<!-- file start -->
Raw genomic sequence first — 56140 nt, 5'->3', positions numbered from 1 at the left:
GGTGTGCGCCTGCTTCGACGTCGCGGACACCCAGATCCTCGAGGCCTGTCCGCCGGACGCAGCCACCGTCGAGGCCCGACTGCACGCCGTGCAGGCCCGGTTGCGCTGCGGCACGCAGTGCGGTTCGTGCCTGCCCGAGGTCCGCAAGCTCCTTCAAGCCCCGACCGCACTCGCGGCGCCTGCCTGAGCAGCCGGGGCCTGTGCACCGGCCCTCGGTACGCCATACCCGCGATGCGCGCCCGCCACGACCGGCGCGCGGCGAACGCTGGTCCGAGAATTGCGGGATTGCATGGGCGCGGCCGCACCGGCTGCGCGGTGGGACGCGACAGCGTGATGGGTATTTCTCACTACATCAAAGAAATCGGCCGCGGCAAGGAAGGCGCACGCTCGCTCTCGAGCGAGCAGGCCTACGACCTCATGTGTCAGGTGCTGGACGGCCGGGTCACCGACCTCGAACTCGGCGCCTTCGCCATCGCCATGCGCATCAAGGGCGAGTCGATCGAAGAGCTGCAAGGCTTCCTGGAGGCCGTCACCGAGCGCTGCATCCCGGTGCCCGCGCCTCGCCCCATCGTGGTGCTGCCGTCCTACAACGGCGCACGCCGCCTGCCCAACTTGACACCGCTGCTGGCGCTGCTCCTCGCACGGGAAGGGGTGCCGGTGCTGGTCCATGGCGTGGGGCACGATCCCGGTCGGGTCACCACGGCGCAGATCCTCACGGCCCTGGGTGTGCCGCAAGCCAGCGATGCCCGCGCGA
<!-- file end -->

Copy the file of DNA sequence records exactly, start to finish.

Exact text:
Raw genomic sequence first — 56140 nt, 5'->3', positions numbered from 1 at the left:
GGTGTGCGCCTGCTTCGACGTCGCGGACACCCAGATCCTCGAGGCCTGTCCGCCGGACGCAGCCACCGTCGAGGCCCGACTGCACGCCGTGCAGGCCCGGTTGCGCTGCGGCACGCAGTGCGGTTCGTGCCTGCCCGAGGTCCGCAAGCTCCTTCAAGCCCCGACCGCACTCGCGGCGCCTGCCTGAGCAGCCGGGGCCTGTGCACCGGCCCTCGGTACGCCATACCCGCGATGCGCGCCCGCCACGACCGGCGCGCGGCGAACGCTGGTCCGAGAATTGCGGGATTGCATGGGCGCGGCCGCACCGGCTGCGCGGTGGGACGCGACAGCGTGATGGGTATTTCTCACTACATCAAAGAAATCGGCCGCGGCAAGGAAGGCGCACGCTCGCTCTCGAGCGAGCAGGCCTACGACCTCATGTGTCAGGTGCTGGACGGCCGGGTCACCGACCTCGAACTCGGCGCCTTCGCCATCGCCATGCGCATCAAGGGCGAGTCGATCGAAGAGCTGCAAGGCTTCCTGGAGGCCGTCACCGAGCGCTGCATCCCGGTGCCCGCGCCTCGCCCCATCGTGGTGCTGCCGTCCTACAACGGCGCACGCCGCCTGCCCAACTTGACACCGCTGCTGGCGCTGCTCCTCGCACGGGAAGGGGTGCCGGTGCTGGTCCATGGCGTGGGGCACGATCCCGGTCGGGTCACCACGGCGCAGATCCTCACGGCCCTGGGTGTGCCGCAAGCCAGCGATGCCCGCGCGA